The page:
Check how the wheels are turning.  The wheels should rotate forward easily, but not backwards.  If the wheels do turn backwards it could be a warning the clutch is broken or slipping.  Remove the wheels and clean off any grass or loose impediments from around the axle.  Before re-attaching the wheels lightly cover the end of the axle with grease, this will help to keep the wheels moving freely and water tight.


Clutches should not be oiled, greased or sprayed with lubricant.

Axel bearings should run smoothly.  If there are gaps or play in the bearings they may need to be replaced.  Warn bearings will affect performance and will add additional strain to your battery life.

The front wheel or mini wheel should run freely forwards and backwards.  Again, check for warn bearings, and general health of the front wheel. The front wheel can be easily replaced with a spare from most electric trolley companies.  Some trolleys have inflated tyres, just like the tyres on your car these need to be checked once in a while.  Low pressure tyre will cause unnecessary strain on battery power.

Next, let’s get this hot rod up in the air and check out her performance.  If possible heist your trolley into a position so the wheels can run freely.  Using the speed knob turn gradually to increase the speed, make sure the wheels are reacting accordingly to the speed knob.  Iterate through all speed settings for a full MOT.  If your mini vehicle has an off and on button ensure it is working correctly.

The battery.

Loving your battery through the winter months will pay off massively in spring if cared for correctly. 

Lead acid batteries used in golf trolleys should never be totally discharged.  Try to make sure there is some life ticking inside your batteries heart.  All lead acid golf batteries have vents at the top to allow gasses to escape during charging.  Make sure these vents are free from grime and blockages.  Batteries can sit on trolleys in a number of ways and still work efficiently, however when charging the battery needs to be in a position so the vents are in the top position allowing the gases to flow freely into the atmosphere.

Battery charging times are similar to us human beings.  Where recommended sleep for an adult is 8 hours, recommended charge time is 8 hours.  Children are advices to get 12 hours sleep per night.   To make sure your battery is fully charged we recommend you treat it like a child and tuck her up for a cosy 12 hours sleep.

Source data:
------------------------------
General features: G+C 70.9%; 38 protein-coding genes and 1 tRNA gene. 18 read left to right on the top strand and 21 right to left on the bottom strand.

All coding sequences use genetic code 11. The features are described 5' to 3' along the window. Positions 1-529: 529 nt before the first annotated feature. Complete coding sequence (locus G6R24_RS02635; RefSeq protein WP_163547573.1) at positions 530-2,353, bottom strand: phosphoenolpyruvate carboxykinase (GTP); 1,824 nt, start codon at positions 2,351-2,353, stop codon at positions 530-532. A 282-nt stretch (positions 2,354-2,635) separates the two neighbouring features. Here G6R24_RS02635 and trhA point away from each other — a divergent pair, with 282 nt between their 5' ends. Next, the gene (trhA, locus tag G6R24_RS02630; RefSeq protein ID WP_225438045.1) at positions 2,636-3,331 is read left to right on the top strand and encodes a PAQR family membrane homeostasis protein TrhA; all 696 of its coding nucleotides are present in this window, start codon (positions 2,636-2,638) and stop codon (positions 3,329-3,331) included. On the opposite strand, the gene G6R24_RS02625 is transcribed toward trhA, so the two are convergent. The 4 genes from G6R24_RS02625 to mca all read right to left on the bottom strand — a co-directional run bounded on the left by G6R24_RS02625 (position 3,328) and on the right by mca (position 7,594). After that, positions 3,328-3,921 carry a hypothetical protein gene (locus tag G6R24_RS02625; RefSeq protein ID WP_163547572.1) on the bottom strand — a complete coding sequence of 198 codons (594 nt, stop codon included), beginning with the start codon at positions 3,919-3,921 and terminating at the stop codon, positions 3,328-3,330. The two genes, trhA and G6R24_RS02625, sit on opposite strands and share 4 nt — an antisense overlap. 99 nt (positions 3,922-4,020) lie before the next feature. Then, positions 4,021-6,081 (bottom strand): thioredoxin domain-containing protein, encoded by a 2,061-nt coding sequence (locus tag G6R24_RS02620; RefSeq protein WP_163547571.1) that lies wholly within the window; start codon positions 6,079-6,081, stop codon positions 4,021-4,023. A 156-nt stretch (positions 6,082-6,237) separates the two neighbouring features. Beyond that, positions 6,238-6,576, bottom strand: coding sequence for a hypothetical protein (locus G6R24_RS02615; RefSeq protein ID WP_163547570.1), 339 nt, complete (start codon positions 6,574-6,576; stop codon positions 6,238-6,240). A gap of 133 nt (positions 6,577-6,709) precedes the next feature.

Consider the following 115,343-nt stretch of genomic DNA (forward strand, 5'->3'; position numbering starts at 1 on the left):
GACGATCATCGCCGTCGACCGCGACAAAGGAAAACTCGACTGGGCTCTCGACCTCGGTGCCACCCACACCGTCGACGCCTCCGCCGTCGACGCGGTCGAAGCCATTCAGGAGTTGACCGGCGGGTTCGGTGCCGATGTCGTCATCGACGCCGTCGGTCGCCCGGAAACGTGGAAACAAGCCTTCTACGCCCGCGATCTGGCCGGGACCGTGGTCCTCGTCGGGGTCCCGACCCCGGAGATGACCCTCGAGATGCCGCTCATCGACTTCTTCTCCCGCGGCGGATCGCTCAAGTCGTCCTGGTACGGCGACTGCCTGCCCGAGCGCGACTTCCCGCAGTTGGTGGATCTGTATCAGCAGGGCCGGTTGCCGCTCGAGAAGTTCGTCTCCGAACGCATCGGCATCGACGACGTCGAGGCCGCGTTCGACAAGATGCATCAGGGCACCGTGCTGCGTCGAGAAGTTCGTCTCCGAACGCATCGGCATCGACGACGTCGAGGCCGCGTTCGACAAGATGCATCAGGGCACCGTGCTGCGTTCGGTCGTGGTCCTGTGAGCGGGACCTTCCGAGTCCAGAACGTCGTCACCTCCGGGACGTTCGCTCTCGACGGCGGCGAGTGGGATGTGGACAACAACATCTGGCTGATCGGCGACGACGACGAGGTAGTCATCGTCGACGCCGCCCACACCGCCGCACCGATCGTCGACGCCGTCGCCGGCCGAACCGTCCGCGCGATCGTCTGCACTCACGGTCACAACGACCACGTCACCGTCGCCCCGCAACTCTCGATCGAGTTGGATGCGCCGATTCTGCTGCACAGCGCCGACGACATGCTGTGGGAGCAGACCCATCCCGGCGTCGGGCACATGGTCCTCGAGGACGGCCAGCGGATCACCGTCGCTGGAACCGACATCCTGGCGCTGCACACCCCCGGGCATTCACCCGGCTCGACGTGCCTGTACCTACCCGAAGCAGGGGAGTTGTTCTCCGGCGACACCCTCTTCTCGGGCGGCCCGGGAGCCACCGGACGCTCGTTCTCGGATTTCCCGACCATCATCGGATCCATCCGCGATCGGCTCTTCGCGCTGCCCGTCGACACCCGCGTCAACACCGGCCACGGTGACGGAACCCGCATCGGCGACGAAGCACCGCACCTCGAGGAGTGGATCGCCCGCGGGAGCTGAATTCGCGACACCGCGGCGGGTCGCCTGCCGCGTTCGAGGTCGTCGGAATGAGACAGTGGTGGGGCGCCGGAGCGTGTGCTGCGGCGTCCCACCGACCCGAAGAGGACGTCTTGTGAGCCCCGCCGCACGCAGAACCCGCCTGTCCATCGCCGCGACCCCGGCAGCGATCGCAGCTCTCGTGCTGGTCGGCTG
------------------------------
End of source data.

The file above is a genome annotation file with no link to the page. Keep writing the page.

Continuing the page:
Avoid over-discharge

If you trickle charge your 18-hole battery for a couple of hours and attempt to play a full round of golf on a partially charged battery the longevity may be compromised.  Sure, you may limp round the last few holes but permanent damaged may be caused.  The same is to be said if using an 18-hole battery for 36 holes.  Don’t do it!!

The charger is an important part of kit.  Most decent companies ship their trolleys with a strong health charging unit.  However, if your charger is faulty or the performance is faltering be sure to replace with a high-quality replacement.  Some charges miss behave when you’re not looking.  They can do a naughty thing called ‘back discharge’. When the mains plug is turned off or unplugged the charger can pull the charge back from the battery up the lead back to itself.   I’m sure you agree this is unacceptable behaviour, but I’m yet to find a charger that listen to my reasoning. 

Make sure you always disconnect the charger from the battery once fully charged.

So, what’s the best place for winter or long periods of storage?

Once your battery is fully charged you can disconnect from the charger and store in a not too cool or hot place.  Avoid places like greenhouses, sheds and garages.  A Harry Potter cupboard like area will do just nicely.